news The Western Australian State Government has been forced to admit that the IT systems associated with the new Fiona Stanley Hospital being built in the state had blown out in cost by an amount expected to be between $25 million and $50 million, as delays continue to affect the opening of the new flagship facility.
Fiona Stanley is a new, 783 bed hospital being build south of the Perth central business district. It is billed as a flagship hospital for Western Australia, and was originally planned to be a paperless facility, featuring the latest in medical and information technology. However, the project has gone off the rails. In June last year Health Minister Kim Hames issued a statement noting that the $2 billion project had run late and would open in October 2014 instead of April, although it was more than 90 percent complete.
One specific issue which continues to dog the facility’s construction includes the “advanced ICT system” which contractor Serco is putting in place at the facility. The platform is billed as being able to deliver new levels of patient care and convenience by managing administration, patient information, medical records, communications and patient entertainment, all through one central facility. Serco is handling the rollout and part of the IT systems deployment, while British telco BT is conducting the telecommunications rollout. The Department of Health itself also has substantial responsibility for some IT systems.
In a tense session in mid-February (first reported by iTNews), the State Parliament’s Education and Health Standing Committee grilled current under-treasurer Timothy Marney on the delays and cost blowouts.
Marney confirmed that the $2 billion project as a whole had already suffered some $330 million in cost overruns, with about $151 million of that sum being allocated to ICT, including a portion going to another facility in Albany. Marney said that the project was currently “still in the throes of trying to finalise 48 separate [IT] systems”, so it was difficult to estimate what the remaining ICT over-runs might be on Fiona Stanley specifically.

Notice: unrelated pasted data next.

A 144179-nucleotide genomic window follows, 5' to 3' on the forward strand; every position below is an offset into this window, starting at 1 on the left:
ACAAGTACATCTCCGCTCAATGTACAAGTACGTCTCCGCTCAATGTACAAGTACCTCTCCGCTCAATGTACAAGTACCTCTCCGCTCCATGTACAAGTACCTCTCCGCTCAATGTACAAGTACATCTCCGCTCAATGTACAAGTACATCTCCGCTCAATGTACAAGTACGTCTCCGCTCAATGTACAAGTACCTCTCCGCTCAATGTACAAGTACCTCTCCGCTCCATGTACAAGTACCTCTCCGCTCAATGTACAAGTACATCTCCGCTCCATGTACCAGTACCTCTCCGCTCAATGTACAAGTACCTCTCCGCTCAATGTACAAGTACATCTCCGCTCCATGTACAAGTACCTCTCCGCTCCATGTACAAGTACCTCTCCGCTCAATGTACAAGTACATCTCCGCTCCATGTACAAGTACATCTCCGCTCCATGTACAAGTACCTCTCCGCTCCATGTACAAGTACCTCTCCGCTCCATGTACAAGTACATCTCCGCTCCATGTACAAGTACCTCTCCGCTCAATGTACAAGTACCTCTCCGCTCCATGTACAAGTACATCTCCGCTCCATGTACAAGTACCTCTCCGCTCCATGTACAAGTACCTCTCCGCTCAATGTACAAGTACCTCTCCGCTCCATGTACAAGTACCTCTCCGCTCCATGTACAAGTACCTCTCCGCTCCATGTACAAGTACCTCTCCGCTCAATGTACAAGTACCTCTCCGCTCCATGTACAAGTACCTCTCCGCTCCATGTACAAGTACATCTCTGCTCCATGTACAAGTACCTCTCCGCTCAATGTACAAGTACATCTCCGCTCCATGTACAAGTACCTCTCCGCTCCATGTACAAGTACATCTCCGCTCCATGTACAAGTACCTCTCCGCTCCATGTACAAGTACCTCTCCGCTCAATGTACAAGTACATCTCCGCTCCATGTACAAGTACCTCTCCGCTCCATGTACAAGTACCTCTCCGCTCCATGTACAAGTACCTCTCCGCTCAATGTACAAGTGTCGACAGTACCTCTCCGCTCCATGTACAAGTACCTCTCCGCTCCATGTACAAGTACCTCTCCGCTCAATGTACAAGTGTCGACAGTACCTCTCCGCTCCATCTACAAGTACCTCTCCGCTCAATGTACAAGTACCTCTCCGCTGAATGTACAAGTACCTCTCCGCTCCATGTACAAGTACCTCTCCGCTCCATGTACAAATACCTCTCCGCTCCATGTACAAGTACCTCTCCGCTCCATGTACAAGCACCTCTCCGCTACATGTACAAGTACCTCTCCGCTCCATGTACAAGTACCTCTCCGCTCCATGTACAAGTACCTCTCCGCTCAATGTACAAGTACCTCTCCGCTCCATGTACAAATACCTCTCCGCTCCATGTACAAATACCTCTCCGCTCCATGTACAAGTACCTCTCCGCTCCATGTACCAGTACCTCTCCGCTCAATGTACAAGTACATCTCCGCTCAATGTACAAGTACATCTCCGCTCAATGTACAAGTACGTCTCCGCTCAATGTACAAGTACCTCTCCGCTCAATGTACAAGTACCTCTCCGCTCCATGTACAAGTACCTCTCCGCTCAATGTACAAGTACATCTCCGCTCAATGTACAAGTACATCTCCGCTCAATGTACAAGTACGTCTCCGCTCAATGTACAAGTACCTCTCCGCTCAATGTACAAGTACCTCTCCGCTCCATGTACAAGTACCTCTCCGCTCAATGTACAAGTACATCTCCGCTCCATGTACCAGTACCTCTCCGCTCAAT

“I suspect the exposure is anywhere between $25 million and $50 million,” he said. “If things go really well, it will be $25 million.”
Marney said a previous task force which had been formed by the government several years ago with the purpose of looking at what was required to get Fiona Stanley operational had examined the ICT issue. “One of our key concerns at the time was that Serco’s ability to deliver on its contractual requirements were critically dependent on Health delivering the ICT platform for the hospital, and my concern was that the track record for Health delivering on ICT projects was extremely poor,” he said. “Put the two together, that meant we were going to be up for some form of compensation to Serco because we could not give them the ICT platform that the contract promised them.”
Marney said in a general sense, Serco’s responsibilities with respect to the setup of the systems were largely around “flows of clinicians, security — the actual functioning of the building as opposed to [electronic] patient records”. “But there may be some electronic patient record elements that Serco are involved in,” he said.